Hello everyone! I’m Erin from The Organized Life: a blog about cleaning, organizing, and my attempts at DIY. I am thrilled to be over here today sharing a Thanksgiving project with you. As you may have seen, Jenn put together a creative team, and I am so excited to be a part of it. I can’t wait to get to know you as time goes by.
As you are probably aware, Thanksgiving is fast approaching. I happen to love Thanksgiving: I love the simple traditions and family gatherings. I love the turkey and pumpkin pie; and I love taking time to reflect on our many blessings.
I admit, some days are harder than others to express thanks; like the days my kids continuously yell, “Monaya’s chewing with her mouth open!”, “Caleb’s breathing too loud!”, “Isaac’s sniffling and it’s SO annoying!” Are we serious? (Please note, these are actual quotes used with frequency in my house…)
Three years ago, I came up with “thankful leaves” as a way for our family to practice the art of gratitude. Every day, from November 1st through Thanksgiving day, each person writes down one thing we are grateful for (even on days when someone’s been breathing too loud). In the past, I have used foam leaves from the craft store and taped them to the kitchen wall. This year, however, I thought I would try making something we could use for years to come.
I do not claim to be a crafty DIYer (if I did, I’d be lying), so this project is simple, and doesn’t require a lot of time.
- Frame (Make one or buy one; it’s totally up to you)- Mine was 28″ x 24″
- Chicken Wire
- Staple Gun with Staples
- Leaves (Real or fake are fine)
- Small Clothpins
- Banner (Optional)
I wanted to start with a frame, and luckily, we have a lot of old barn wood. I asked my hubby if he would be so kind as to make a frame for me, and he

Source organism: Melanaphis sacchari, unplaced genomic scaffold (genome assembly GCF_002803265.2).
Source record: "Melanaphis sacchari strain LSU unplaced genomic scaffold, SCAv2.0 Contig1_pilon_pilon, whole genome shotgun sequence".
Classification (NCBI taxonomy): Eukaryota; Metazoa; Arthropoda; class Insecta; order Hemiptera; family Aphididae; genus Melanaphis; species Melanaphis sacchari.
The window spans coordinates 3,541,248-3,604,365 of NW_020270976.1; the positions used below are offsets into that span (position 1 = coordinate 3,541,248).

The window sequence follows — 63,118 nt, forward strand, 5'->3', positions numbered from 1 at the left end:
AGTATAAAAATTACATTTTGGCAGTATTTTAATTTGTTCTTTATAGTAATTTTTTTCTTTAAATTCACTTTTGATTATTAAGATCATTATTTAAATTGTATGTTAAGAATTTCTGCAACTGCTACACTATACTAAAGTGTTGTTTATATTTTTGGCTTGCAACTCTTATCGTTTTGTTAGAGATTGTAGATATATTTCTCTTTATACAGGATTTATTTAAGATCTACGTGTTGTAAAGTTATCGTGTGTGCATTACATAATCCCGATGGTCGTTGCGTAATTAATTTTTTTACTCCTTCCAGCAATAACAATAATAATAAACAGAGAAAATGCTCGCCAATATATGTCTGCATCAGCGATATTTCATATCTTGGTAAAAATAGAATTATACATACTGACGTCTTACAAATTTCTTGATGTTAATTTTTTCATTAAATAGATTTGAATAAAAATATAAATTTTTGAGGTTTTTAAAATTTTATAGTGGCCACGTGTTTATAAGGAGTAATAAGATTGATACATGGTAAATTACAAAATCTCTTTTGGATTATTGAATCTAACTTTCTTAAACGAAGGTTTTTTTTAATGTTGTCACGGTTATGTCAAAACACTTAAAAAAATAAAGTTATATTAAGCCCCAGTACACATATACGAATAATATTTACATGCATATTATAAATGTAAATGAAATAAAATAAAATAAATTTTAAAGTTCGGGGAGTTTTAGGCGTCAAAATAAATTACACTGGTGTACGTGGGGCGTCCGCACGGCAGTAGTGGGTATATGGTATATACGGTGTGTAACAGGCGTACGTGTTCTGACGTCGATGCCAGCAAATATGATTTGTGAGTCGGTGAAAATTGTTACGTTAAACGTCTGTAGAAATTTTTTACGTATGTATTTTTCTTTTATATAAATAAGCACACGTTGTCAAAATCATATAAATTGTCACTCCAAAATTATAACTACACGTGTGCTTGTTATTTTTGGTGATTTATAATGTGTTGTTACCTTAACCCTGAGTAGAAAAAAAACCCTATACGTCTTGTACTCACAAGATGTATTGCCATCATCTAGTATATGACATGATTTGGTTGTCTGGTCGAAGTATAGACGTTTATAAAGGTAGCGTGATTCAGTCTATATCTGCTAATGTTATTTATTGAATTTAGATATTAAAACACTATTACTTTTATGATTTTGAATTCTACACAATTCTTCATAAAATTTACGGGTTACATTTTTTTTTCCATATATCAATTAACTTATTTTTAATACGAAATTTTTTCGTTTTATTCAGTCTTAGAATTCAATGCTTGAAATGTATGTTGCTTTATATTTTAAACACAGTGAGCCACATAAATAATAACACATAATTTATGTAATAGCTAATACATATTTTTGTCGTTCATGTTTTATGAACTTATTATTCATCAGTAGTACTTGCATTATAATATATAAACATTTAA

enthusiastically agreed when I told him that I didn’t want the gaps filled, nor did I want any sanding; I wanted it raw and imperfect.
Onto the back, I stapled some chicken wire.
I created a banner made of paper, twine, and stickers, but this is completely optional.
The last step was taking a nature walk to find some fall leaves for pressing. I am lucky enough to live where the leaves are vibrant and plentiful, but if that’s not you, many craft stores carry paper leaf cut-outs that will work just fine.
Once November 1st arrives (or whatever day you choose to start), simply write one thing you are thankful for onto the leaves. Using a small clothespin, secure it to the chicken wire.
I absolutely love the way this turned out. The wood has sentimental value as it belonged to a barn owned by my husband’s grandparents, and we can use it time and again as a way to express our gratitude.
At the end of the holiday, I take down all the leaves and write down what each person was thankful for in a gratitude journal. It is so fun to see what my children have been thankful for throughout the years. A couple of my favorites: pickles, refrigerators, and being potty trained (Amen!)
Thanks for letting me spend some time with you today, and thank you Jenn, for the opportunity to stop by.
I would absolutely love to keep in touch with you!